Wednesday, November 28, 2012

Monkey See, Monkey Do

A few days ago, I was at a complete loss as to what to write for my weekly blog. It’s my first week back in the city, and I would be lying if I said it was easy. It seems like the last time I was here, everything was different. I still had my dad and was hopeful for his recovery. I’ve been fighting this empty feeling inside, like everything I knew and loved was ripped from me. But I know that’s a lie.

I believe in not only performing, creating, writing, auditioning and even the real world, there is a truth and a promise in the ability to visualize. The power in this ability is changing your visualization from something negative to a tangible positive. Rather than remembering my father wheelchair bound, I am trying to choose to remember him as he was -- smiling, laughing and playing the piano. Yes, in my head I see his struggles the past year, but that is not who he was. As with the visualization of my father, we also choose how to visualize our goals.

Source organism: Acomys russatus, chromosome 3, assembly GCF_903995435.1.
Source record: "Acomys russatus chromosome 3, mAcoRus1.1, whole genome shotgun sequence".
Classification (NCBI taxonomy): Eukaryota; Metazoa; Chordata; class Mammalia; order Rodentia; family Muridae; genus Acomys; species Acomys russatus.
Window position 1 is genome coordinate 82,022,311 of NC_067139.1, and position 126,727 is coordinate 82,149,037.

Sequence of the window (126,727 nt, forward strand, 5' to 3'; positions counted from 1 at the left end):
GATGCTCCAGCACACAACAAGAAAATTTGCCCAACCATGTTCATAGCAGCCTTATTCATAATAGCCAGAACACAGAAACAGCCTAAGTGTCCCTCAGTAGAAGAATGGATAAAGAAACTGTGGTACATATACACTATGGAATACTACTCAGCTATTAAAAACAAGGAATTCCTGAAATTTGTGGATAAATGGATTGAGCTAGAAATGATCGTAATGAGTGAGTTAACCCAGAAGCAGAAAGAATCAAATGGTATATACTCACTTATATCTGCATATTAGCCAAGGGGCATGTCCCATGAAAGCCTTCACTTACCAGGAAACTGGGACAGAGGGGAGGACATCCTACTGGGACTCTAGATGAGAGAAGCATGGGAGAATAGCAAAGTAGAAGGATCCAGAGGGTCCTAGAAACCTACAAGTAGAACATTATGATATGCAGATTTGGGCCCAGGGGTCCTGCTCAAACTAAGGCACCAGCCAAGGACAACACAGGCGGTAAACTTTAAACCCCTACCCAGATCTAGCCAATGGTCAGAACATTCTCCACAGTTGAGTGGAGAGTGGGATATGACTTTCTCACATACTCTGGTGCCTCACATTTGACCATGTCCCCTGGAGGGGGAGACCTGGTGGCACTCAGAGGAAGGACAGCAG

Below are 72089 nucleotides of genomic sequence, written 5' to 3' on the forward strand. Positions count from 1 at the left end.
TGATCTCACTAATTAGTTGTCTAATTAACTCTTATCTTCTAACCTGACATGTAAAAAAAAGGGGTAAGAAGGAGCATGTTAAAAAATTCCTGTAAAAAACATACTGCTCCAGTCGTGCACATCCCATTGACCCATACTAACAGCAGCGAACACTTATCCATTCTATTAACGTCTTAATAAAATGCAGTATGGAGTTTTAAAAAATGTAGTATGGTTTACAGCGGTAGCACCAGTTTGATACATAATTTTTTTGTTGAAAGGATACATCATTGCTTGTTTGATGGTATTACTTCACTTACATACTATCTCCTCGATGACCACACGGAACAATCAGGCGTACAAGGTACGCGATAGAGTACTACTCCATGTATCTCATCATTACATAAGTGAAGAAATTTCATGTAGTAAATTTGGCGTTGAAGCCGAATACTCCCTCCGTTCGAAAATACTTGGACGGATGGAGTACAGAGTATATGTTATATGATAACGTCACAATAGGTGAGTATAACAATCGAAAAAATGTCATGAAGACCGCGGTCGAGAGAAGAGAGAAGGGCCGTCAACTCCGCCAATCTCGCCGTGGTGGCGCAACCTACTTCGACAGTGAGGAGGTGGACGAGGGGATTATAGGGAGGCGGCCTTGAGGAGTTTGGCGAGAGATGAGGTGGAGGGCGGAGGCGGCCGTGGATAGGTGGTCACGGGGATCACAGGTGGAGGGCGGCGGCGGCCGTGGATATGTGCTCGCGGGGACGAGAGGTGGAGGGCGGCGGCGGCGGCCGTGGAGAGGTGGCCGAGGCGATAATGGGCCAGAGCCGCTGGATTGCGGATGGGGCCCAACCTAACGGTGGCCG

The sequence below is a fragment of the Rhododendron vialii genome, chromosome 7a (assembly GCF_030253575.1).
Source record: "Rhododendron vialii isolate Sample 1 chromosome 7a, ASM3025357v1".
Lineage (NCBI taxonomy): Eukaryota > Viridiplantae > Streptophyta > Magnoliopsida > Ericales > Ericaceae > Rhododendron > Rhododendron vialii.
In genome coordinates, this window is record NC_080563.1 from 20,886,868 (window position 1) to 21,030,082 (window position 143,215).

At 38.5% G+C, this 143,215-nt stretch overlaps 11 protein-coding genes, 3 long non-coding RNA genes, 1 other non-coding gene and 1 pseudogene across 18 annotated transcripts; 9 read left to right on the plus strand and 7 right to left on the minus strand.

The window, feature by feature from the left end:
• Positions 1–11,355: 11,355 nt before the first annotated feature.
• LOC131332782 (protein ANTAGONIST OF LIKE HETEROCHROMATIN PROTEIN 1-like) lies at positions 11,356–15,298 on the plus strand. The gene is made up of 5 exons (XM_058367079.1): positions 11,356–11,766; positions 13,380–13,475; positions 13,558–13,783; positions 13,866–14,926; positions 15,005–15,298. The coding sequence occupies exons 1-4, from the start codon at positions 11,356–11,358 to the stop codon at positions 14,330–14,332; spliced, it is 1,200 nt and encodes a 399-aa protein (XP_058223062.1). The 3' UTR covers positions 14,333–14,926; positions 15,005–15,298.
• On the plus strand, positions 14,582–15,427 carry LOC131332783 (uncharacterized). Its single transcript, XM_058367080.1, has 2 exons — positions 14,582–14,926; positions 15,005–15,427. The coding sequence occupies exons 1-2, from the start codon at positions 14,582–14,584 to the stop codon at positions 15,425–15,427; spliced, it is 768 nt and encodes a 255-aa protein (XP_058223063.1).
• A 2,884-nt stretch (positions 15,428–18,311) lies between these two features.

Before going into an audition, do you imagine your best possible work or do you think of the worst case scenario?

Various psychological studies have been explored to study this phenomenon. While in high school, for an AP Psych project my sister asked our soccer team to shoot a soccer ball and then shoot it again while first imagining scoring a goal. A lot of us scored the second time. Maybe we just tried harder, I don't know. The brain is a powerful thing.

I wouldn’t say I’m an optimistic person overall. I have many fears and struggle to understand concepts and ideas broader than myself and beyond my reach, but I can say that my imagination is powerful. If I can remember the feel of my father’s hand when I was a child, or if I can imagine a casting director’s face after I absolutely nail an audition for say, a dream role in an indie feature, then I am going to choose to visualize those things – because if I can visualize them, then they were real, are real, and can even happen.

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